It will be a week or so until I have time to set up one PC and see how much bandwidth it will use.
error
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June 05, 2011, 09:48:00 AM
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Where I am, the cost of power is heavily subsidized by the government, so it is quite cheap. Internet, however, is entirely unsubsidized and very expensive. The facility the lab is at is HUGE--I doubt anyone would notice the changes...we're talking aircon for hundreds of people.

It will be a week or so until I have time to set up one PC and see how much bandwidth it will use.

You could cut the Internet usage by running your own mining pool software on-site.

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aBitcoiner
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June 05, 2011, 11:20:22 AM
 #9

If you're mining using CPU, you'd be using more electricity than you would be gaining back from mining. That electricity has to come from somewhere, so someone is going to lose a lot of money. You might as well steal computer parts and sell them on ebay. You would cause less money to be lost and make more money for yourself.
bitcoinafrica
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June 05, 2011, 10:11:22 PM
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You could cut the Internet usage by running your own mining pool software on-site.

Yeah, if I had the technical expertise I'd be all over that. Any way I could easily implement this?
gnomehat
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June 05, 2011, 10:20:08 PM
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If you're mining using CPU, you'd be using more electricity than you would be gaining back from mining. That electricity has to come from somewhere, so someone is going to lose a lot of money. You might as well steal computer parts and sell them on ebay. You would cause less money to be lost and make more money for yourself.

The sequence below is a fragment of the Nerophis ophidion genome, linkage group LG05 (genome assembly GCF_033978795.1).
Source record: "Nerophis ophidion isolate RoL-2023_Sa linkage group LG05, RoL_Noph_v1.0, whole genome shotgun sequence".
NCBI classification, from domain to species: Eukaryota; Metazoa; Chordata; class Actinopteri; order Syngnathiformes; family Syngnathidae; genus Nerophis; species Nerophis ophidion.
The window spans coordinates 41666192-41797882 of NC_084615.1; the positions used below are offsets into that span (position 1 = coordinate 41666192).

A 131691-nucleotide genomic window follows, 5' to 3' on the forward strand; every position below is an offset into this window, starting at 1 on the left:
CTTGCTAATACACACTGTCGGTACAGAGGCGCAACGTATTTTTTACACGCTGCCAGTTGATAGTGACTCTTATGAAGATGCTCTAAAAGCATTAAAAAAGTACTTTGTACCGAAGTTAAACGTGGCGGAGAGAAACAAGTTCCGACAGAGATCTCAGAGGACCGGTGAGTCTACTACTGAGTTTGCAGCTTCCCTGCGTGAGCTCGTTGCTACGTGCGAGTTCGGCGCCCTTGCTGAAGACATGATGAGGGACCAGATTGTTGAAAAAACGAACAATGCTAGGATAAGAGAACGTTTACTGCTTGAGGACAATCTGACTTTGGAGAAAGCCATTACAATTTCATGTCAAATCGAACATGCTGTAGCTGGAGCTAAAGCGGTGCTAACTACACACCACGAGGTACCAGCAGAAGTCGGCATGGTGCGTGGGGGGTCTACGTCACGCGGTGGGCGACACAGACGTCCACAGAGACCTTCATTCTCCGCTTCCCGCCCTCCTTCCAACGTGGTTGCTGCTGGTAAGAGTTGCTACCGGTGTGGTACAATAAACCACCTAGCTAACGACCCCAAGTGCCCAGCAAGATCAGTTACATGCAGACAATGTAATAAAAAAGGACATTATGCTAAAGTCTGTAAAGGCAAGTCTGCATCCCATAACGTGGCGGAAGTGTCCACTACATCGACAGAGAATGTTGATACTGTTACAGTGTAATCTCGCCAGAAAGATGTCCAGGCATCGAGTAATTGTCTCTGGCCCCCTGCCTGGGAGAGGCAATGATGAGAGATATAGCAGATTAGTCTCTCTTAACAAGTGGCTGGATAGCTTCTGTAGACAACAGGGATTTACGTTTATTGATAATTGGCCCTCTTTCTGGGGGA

Dude, his name clearly indicates that he's somewhere in Africa, and from his previous posts he has stated a couple times that power is not only cheap, but massively subsidized by the government.  This seems like one of the least wasteful uses of an African hydro subsidy I can think of, since if as he says he is using it for a lesson for some advanced students, this could be a great idea.  I'm going to assume this is somewhere in sub-sahara, as internet is super expensive down there.  If so, think of all the horrible multinationals that are using ENORMOUS amounts of that wasteful, subsidized power to further fuck up the landscape and subdue the local populace with shitty, dangerous mining and logging jobs.  There is absolutely nothing wrong with using power that would be wasted on planet-rape anyway to get a few bitcoins to use to teach some students both economics and comp-sci.

This sounds like an excellent idea, even if you get very few bitcoins, because I think it would be a really good teaching tool.  The whole concept of bitcoin is so fascinating, especially to someone who is already interested in computer technology.